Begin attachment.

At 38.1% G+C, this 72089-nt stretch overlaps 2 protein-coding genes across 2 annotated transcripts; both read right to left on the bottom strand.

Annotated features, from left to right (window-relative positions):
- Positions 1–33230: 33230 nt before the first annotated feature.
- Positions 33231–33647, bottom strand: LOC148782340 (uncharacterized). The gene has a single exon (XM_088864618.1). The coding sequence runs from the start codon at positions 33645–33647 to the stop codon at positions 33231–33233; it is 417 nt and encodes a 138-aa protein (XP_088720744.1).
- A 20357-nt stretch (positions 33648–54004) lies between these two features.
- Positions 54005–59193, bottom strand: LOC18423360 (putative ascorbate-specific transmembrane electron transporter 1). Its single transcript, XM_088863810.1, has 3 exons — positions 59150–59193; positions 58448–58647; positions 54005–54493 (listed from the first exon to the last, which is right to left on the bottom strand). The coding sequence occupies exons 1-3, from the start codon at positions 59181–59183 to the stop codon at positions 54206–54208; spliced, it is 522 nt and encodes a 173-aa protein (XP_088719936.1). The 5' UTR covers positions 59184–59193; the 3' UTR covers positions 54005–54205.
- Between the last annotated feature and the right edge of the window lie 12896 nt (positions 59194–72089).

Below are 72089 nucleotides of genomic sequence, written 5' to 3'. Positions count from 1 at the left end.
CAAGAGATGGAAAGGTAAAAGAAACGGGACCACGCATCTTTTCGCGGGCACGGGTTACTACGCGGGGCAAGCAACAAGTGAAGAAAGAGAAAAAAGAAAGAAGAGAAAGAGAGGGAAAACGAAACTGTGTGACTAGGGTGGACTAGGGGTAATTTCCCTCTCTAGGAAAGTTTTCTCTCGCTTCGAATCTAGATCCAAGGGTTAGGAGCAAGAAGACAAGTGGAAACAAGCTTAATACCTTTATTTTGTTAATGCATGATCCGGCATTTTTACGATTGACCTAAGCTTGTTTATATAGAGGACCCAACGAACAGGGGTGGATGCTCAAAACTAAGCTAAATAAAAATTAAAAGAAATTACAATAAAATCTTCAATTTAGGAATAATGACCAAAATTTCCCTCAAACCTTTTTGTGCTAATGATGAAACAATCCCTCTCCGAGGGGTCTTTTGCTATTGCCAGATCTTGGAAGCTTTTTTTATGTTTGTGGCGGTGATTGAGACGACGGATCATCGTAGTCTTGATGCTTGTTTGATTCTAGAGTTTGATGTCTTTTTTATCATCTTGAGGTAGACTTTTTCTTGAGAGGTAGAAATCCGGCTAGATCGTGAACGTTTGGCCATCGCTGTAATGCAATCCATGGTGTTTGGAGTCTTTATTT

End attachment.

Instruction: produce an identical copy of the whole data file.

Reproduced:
At 38.1% G+C, this 72089-nt stretch overlaps 2 protein-coding genes across 2 annotated transcripts; both read right to left on the bottom strand.

Annotated features, from left to right (window-relative positions):
- Positions 1–33230: 33230 nt before the first annotated feature.
- Positions 33231–33647, bottom strand: LOC148782340 (uncharacterized). The gene has a single exon (XM_088864618.1). The coding sequence runs from the start codon at positions 33645–33647 to the stop codon at positions 33231–33233; it is 417 nt and encodes a 138-aa protein (XP_088720744.1).
- A 20357-nt stretch (positions 33648–54004) lies between these two features.
- Positions 54005–59193, bottom strand: LOC18423360 (putative ascorbate-specific transmembrane electron transporter 1). Its single transcript, XM_088863810.1, has 3 exons — positions 59150–59193; positions 58448–58647; positions 54005–54493 (listed from the first exon to the last, which is right to left on the bottom strand). The coding sequence occupies exons 1-3, from the start codon at positions 59181–59183 to the stop codon at positions 54206–54208; spliced, it is 522 nt and encodes a 173-aa protein (XP_088719936.1). The 5' UTR covers positions 59184–59193; the 3' UTR covers positions 54005–54205.
- Between the last annotated feature and the right edge of the window lie 12896 nt (positions 59194–72089).

Below are 72089 nucleotides of genomic sequence, written 5' to 3'. Positions count from 1 at the left end.
CAAGAGATGGAAAGGTAAAAGAAACGGGACCACGCATCTTTTCGCGGGCACGGGTTACTACGCGGGGCAAGCAACAAGTGAAGAAAGAGAAAAAAGAAAGAAGAGAAAGAGAGGGAAAACGAAACTGTGTGACTAGGGTGGACTAGGGGTAATTTCCCTCTCTAGGAAAGTTTTCTCTCGCTTCGAATCTAGATCCAAGGGTTAGGAGCAAGAAGACAAGTGGAAACAAGCTTAATACCTTTATTTTGTTAATGCATGATCCGGCATTTTTACGATTGACCTAAGCTTGTTTATATAGAGGACCCAACGAACAGGGGTGGATGCTCAAAACTAAGCTAAATAAAAATTAAAAGAAATTACAATAAAATCTTCAATTTAGGAATAATGACCAAAATTTCCCTCAAACCTTTTTGTGCTAATGATGAAACAATCCCTCTCCGAGGGGTCTTTTGCTATTGCCAGATCTTGGAAGCTTTTTTTATGTTTGTGGCGGTGATTGAGACGACGGATCATCGTAGTCTTGATGCTTGTTTGATTCTAGAGTTTGATGTCTTTTTTATCATCTTGAGGTAGACTTTTTCTTGAGAGGTAGAAATCCGGCTAGATCGTGAACGTTTGGCCATCGCTGTAATGCAATCCATGGTGTTTGGAGTCTTTATTT